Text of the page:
Posted by: steveonfilm | March 4, 2008

Framing A Scene

You know, it’s funny, as I go back and look at some of the stuff I wrote for act two I realize a lot of it was just me framing scenes. Framing a scene is sort of like building a house. After the foundation is laid a builder starts to put up the wooden frame. Although it resembles the shape and form of a house, it by no means looks complete. Instead it’s a place holder for the drywall that’s going to go up and truly give shape to the rooms. That’s how I feel when I write. I don’t know if other writers feel like this or not.

I go back and look at these scene and I see the framework of a scene. The general idea of what I want to accomplish is laid out. A few plot points mentioned. Maybe some back story revealed. But I don’t get a sense that I truly have the shape that I want the scene to be in.

Some scenes do feel finished. These are typically my shorter scenes where I did well at getting in late and out early. There isn’t a lot of wandering. The scene is only as long as it needs to be to accomplish what is needed at that point in time. Maybe it’s because I’ve matured as a writer, who knows. But not all my scenes are like this, because the truth is I wasn’t sure how I wanted to present it.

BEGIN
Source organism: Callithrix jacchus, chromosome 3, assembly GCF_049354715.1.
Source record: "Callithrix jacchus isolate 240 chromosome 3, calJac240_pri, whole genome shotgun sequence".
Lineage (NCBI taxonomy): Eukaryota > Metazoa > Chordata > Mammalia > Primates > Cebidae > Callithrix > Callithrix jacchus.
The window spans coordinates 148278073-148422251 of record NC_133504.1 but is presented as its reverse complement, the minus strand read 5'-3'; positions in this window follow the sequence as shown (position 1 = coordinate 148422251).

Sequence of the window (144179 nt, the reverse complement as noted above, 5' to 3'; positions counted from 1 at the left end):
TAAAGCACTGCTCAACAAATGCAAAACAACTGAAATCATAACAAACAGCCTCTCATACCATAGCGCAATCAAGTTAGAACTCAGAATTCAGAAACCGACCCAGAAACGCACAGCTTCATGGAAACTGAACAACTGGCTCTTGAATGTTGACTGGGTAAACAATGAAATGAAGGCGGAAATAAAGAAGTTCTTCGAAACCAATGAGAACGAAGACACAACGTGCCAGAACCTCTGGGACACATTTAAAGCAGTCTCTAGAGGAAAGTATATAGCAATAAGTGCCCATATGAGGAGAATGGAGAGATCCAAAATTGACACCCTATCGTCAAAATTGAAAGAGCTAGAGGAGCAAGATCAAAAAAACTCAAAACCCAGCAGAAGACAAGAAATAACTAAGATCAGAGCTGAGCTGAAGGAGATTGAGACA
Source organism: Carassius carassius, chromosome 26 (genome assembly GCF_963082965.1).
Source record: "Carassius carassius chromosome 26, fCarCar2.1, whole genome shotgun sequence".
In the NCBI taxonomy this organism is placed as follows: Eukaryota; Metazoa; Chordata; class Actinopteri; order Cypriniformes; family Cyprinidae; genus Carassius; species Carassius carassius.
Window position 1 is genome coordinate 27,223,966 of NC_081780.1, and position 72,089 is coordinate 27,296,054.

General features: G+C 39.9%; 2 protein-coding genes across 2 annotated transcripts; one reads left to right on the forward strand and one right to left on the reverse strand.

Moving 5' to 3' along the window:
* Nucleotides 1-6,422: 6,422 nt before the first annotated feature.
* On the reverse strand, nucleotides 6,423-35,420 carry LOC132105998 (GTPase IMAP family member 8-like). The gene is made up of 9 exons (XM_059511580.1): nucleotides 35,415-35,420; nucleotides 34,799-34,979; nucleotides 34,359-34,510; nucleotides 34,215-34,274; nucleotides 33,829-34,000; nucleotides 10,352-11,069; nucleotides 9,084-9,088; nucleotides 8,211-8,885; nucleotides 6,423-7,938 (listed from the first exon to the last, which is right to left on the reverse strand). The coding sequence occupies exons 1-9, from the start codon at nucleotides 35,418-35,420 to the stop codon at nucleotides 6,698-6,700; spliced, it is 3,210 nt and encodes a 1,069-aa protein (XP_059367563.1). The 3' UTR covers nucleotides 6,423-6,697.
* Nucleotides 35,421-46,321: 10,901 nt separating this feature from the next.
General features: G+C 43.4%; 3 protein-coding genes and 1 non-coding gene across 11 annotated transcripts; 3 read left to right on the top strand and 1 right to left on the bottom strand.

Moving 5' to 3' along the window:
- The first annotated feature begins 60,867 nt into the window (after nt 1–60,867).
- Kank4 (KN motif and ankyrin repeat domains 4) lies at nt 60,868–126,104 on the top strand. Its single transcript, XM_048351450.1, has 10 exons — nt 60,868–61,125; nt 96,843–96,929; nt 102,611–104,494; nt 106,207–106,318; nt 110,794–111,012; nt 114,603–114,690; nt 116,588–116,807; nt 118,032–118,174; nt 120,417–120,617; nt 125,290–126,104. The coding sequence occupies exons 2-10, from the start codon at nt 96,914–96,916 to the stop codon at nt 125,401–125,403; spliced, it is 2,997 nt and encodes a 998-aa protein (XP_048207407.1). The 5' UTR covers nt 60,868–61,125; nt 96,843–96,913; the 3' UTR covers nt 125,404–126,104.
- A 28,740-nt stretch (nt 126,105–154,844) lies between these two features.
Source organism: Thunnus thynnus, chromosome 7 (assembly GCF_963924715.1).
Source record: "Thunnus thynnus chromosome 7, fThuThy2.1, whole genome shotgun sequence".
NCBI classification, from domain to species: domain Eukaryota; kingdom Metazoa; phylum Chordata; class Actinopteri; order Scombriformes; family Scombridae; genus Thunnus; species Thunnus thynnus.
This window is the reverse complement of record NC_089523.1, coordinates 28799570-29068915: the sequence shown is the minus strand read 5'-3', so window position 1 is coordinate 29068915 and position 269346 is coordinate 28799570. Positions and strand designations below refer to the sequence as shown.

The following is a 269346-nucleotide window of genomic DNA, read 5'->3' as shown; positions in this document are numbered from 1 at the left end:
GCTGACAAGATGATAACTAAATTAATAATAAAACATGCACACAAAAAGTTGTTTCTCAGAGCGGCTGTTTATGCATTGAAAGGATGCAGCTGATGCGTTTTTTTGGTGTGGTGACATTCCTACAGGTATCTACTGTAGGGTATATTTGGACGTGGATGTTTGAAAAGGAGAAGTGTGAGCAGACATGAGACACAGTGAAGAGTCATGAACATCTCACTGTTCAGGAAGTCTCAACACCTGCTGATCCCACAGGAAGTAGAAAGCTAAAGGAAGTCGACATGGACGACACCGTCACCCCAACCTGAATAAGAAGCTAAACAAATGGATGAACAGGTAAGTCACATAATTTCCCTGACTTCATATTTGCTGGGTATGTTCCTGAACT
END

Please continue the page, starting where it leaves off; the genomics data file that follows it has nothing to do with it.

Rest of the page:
Instead of a finished product I have a place holder. Something there so that when I come back I’ll be able to tune back into the thought process I had, and figure out the best way to accomplish what I wanted to do with the scene.

I’d be interested to see how other writers feel when they go over some of their stuff. I know a writer friend of mine has some really thorough outlines before he starts to write. I haven’t gotten to that point yet, maybe I’ll try that next time I start something. I wonder if it helps? Maybe you can put in that level of development up front? But I’d be worried that as I work I might lose my rhythm. I might get to hung up on that one scene, and miss out on the creative juices in my head that are pushing my story forward.

I know Syd says to start working and don’t look back at this point. Maybe he works the same way, laying a foundation and then going back and putting in the details. Perhaps one day I’ll get a chance to ask him.

The words on paper draft is always a fun journey. You just write without being scared to take risks. That’s what I did. If I hadn’t I wouldn’t have made the changes I did at the mid point. Maybe I should have waited to fix the continuity of act two until after I finish act three? I think I might still do that. I’ll have a better idea probably after tomorrow.

In the mean time, things are busy busy. Hope the same goes for you.



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